Writers and thinkers take on twenty questions from the TLS, revealing their favourite books, writing habits and best advice
What is your favourite book published in the past twelve months?
Oona Hathaway and Scott Shapiro’s The Internationalists. The authors take up a question close to my heart – why has interstate war declined precipitously since 1945 – and, perhaps not surprisingly for a pair of legal scholars, suggest that it is because war is literally illegal. Through most of history, this was not true – might made right, war was the continuation of policy by other means, and to the victor went the spoils. They date the change to – don’t laugh – the Kellogg-Briand pact outlawing war in 1928. Though it was not respected right away (to put it mildly), the pact was the basis for the UN’s similar prohibition in 1945, which had more teeth. This is a big-think book; like The Clash of Civilizations and The End of History, The Internationalists tries to make sense of the world of today in the context of centuries of history. And Hathaway and Shapiro tell their story with literary flair.
What subject have you found it most challenging to write about?
Economic inequality. It is both highly moralized (right-thinking people agree it’s the root of all evil) and intellectually devilishly complex, far more than people acknowledge. For example, if “the bottom fifth” earns the same proportion of income in 1980 and 2010, it doesn’t mean anyone’s income stagnated: these “fifths” are different people, and they earn a fifth of different totals. Also, it’s not clear that inequality (as opposed to poverty) is a moral abomination, or that reducing it is progress. As Walter Scheidel argues in The Great Leveler (another superb book of 2017), the most effective ways of reducing inequality are epidemics, massive wars, violent revolutions and state collapse.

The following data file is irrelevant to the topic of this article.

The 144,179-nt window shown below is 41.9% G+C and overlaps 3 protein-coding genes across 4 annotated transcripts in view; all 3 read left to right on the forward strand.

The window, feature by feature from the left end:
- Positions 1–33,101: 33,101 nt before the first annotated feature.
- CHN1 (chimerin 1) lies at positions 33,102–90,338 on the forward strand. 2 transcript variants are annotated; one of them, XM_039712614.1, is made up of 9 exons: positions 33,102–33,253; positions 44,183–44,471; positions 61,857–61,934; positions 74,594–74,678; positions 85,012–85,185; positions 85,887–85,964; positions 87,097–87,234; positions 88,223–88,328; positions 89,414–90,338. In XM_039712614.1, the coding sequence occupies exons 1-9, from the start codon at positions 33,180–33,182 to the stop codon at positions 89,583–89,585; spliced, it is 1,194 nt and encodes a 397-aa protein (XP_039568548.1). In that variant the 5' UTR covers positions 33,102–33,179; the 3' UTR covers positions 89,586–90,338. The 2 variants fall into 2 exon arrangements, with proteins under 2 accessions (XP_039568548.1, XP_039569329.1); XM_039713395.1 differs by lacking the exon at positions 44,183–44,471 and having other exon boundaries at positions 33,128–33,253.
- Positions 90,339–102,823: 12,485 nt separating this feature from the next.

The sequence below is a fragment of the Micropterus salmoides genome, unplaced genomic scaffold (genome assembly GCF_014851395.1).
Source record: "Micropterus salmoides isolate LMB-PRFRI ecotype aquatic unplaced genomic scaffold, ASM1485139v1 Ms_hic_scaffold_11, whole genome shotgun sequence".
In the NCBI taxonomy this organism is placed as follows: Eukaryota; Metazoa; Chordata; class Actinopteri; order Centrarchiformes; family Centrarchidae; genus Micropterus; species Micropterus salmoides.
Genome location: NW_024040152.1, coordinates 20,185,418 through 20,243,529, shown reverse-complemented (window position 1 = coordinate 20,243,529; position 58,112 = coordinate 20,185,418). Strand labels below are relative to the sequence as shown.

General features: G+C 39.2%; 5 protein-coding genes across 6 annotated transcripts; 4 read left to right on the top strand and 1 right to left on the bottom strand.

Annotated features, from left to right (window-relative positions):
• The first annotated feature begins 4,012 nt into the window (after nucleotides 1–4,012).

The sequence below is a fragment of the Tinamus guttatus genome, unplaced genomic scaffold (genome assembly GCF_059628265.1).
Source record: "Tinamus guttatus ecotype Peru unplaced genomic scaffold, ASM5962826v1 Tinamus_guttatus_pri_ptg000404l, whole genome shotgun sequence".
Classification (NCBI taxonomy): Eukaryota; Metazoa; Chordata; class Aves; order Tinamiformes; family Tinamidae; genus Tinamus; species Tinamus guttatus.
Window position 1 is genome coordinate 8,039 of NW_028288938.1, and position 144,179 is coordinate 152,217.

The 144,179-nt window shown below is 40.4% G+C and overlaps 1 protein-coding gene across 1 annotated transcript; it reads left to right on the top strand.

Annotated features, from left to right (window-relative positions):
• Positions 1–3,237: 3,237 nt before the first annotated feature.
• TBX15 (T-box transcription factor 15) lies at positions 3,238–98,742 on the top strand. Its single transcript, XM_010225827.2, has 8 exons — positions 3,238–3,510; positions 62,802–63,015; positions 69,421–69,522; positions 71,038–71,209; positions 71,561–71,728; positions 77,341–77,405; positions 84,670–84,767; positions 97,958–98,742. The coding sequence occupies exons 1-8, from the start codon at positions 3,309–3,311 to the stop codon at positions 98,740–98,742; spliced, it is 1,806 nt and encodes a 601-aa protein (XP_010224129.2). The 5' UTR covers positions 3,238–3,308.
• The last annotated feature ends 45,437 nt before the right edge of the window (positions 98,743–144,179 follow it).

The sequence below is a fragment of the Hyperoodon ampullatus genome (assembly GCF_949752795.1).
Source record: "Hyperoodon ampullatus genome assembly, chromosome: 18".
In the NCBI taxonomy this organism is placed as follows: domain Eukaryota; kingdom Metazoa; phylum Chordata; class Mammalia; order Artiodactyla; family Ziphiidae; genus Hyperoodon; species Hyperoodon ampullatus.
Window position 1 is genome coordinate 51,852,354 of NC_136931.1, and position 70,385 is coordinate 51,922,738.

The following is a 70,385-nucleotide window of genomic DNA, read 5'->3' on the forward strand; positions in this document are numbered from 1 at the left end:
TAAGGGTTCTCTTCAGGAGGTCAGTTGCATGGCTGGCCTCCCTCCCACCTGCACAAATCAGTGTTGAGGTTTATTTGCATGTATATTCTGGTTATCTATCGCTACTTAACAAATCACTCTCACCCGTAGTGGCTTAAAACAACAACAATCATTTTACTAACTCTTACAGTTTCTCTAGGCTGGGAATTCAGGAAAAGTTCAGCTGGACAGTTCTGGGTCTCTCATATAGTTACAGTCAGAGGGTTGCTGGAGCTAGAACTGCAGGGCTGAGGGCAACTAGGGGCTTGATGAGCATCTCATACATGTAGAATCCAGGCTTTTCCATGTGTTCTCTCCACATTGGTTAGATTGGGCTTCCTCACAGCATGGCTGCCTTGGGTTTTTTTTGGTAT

Which author (living or dead) do you think is most underrated?
Thomas Sowell, an eighty-seven-year-old African American economist, has written more than thirty mind-expanding books. These include his Culture trilogy which (among other things) anticipated Jared Diamond’s ideas in Guns, Germs, and Steel and explains the ubiquity of anti-Semitism; A Conflict of Visions, which identifies the rival theories of the human condition underlying left-wing and right-wing political ideologies; The Quest for Cosmic Justice, which compares this quixotic pursuit with the quest for human justice; Intellectuals and Society, an uncomfortable exposé of the follies of all-star intellectuals; and Late-Talking Children, which anticipated Simon Baron-Cohen’s work on the extreme male brain. Sowell is a libertarian conservative, which makes him taboo in mainstream intellectual circles, but even those who disagree are well advised to grasp his facts and arguments.
Which author (living or dead) do you think is most overrated?
Friedrich Nietzsche. It’s easy to see why his sociopathic ravings would have inspired so many repugnant movements of the twentieth and twenty-first centuries, including fascism, Nazism, Bolshevism, the Ayn Randian fringe of libertarianism, and the American alt-Right and neo-Nazi movements today. Less easy to see is why he continues to be a darling of the academic humanities. True, he was a punchy stylist, and, as his apologists note, he extolled the individual superman rather than a master race. But as Bertrand Russell pointed out in A History of Western Philosophy, the intellectual content is slim: it “might be stated more simply and honestly in the one sentence: ‘I wish I had lived in the Athens of Pericles or the Florence of the Medici’.”